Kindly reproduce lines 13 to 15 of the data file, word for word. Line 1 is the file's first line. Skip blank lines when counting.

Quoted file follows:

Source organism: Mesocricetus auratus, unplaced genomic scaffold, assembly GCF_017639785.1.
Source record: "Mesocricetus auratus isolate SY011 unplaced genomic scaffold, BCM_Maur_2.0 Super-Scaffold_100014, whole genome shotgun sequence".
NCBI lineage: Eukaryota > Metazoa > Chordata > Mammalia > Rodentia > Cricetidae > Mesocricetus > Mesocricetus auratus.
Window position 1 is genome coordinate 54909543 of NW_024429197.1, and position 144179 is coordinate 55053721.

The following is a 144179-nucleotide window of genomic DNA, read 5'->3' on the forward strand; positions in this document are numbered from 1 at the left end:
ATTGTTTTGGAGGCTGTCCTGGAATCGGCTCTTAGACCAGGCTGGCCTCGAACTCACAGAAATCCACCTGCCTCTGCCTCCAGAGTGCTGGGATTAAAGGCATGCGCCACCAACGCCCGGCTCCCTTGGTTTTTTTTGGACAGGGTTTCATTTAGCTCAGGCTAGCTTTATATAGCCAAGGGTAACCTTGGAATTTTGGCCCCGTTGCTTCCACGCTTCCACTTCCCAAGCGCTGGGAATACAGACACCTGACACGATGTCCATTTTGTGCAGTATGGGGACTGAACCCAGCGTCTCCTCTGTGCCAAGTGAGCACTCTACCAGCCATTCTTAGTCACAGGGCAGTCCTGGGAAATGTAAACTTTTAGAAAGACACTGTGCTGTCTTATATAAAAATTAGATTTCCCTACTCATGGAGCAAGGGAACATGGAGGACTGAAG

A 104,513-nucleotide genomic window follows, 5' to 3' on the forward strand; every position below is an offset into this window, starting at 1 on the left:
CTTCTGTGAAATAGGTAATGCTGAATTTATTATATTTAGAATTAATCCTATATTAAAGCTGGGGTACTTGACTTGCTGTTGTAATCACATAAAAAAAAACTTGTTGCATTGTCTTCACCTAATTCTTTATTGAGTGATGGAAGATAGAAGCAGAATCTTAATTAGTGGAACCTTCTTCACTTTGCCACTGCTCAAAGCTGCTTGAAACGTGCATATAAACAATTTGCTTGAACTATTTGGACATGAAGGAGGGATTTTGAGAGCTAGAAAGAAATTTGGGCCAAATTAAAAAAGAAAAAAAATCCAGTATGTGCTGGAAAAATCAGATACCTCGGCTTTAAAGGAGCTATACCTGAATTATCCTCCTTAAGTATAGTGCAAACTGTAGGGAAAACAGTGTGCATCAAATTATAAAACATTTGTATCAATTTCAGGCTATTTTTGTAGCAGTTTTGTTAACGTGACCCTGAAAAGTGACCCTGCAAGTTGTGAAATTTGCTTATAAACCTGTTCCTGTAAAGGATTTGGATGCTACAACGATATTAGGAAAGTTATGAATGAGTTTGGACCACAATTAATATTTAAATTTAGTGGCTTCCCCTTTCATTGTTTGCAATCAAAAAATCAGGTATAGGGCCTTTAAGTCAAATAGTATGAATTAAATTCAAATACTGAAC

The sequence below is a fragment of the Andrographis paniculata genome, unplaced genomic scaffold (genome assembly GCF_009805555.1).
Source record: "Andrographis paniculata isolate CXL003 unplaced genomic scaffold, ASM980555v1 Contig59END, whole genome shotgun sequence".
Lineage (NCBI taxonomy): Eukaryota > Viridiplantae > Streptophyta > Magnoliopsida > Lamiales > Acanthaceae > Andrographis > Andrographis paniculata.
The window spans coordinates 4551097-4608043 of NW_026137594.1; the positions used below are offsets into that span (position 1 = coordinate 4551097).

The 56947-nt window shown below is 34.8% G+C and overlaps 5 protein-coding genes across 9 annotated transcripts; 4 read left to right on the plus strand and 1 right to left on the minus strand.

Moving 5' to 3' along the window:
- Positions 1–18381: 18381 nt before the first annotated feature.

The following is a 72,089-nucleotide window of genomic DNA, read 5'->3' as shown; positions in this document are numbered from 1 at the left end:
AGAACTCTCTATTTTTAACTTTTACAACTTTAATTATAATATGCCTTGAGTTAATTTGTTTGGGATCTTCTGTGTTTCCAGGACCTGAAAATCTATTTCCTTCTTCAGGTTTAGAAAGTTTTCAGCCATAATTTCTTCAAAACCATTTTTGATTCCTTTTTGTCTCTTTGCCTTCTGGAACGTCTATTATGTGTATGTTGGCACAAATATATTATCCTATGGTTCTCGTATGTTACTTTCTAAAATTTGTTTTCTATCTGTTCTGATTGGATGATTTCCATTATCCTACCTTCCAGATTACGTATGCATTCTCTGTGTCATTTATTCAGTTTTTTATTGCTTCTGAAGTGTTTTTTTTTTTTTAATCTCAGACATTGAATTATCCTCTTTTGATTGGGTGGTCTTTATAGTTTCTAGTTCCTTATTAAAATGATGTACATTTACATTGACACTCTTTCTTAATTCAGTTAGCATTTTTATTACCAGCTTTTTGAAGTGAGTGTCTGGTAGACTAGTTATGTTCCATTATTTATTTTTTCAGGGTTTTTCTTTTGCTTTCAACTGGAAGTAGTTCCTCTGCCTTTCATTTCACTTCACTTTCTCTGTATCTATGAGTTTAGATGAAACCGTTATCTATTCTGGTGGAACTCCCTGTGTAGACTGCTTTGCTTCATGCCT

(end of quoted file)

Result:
The 56947-nt window shown below is 34.8% G+C and overlaps 5 protein-coding genes across 9 annotated transcripts; 4 read left to right on the plus strand and 1 right to left on the minus strand.

Moving 5' to 3' along the window:
- Positions 1–18381: 18381 nt before the first annotated feature.